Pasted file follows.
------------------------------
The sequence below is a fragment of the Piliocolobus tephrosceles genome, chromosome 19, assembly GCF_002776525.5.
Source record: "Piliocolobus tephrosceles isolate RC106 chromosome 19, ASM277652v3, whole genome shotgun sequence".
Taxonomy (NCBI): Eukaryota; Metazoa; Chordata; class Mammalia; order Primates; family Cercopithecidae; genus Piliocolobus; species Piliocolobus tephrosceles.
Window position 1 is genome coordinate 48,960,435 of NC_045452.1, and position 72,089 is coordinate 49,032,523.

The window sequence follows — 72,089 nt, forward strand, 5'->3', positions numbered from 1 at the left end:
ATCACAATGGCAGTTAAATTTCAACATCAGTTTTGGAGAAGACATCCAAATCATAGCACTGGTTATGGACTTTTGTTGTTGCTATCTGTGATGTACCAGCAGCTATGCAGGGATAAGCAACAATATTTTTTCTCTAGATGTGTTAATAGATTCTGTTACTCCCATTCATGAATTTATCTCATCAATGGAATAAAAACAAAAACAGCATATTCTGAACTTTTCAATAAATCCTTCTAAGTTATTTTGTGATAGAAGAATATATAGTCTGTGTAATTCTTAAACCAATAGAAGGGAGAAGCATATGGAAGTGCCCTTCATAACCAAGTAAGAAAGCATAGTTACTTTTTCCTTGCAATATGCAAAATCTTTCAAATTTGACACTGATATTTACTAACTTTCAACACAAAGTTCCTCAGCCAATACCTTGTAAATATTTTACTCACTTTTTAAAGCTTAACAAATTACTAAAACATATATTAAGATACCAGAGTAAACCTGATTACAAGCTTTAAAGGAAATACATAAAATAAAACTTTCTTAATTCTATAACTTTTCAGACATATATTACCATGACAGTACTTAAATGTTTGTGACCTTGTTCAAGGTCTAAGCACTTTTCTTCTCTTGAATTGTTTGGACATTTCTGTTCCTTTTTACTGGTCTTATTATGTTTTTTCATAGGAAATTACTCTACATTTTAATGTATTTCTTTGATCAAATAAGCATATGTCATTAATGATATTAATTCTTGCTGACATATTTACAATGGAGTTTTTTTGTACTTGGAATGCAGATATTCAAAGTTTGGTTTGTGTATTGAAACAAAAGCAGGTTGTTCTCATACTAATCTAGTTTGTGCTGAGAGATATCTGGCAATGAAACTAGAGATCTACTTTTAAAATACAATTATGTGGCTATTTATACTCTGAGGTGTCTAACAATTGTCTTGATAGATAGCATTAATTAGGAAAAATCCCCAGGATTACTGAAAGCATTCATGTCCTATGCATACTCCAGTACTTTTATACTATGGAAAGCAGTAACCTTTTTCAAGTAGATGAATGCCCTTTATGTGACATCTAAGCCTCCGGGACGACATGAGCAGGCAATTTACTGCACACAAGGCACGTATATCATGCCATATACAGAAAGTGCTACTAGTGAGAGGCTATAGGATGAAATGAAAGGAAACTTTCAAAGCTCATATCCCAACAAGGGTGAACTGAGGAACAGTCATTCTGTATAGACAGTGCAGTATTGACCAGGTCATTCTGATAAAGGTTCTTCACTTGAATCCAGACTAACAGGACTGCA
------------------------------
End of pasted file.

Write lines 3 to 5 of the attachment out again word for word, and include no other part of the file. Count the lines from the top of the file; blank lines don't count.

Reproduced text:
Taxonomy (NCBI): Eukaryota; Metazoa; Chordata; class Mammalia; order Primates; family Cercopithecidae; genus Piliocolobus; species Piliocolobus tephrosceles.
Window position 1 is genome coordinate 48,960,435 of NC_045452.1, and position 72,089 is coordinate 49,032,523.

The window sequence follows — 72,089 nt, forward strand, 5'->3', positions numbered from 1 at the left end: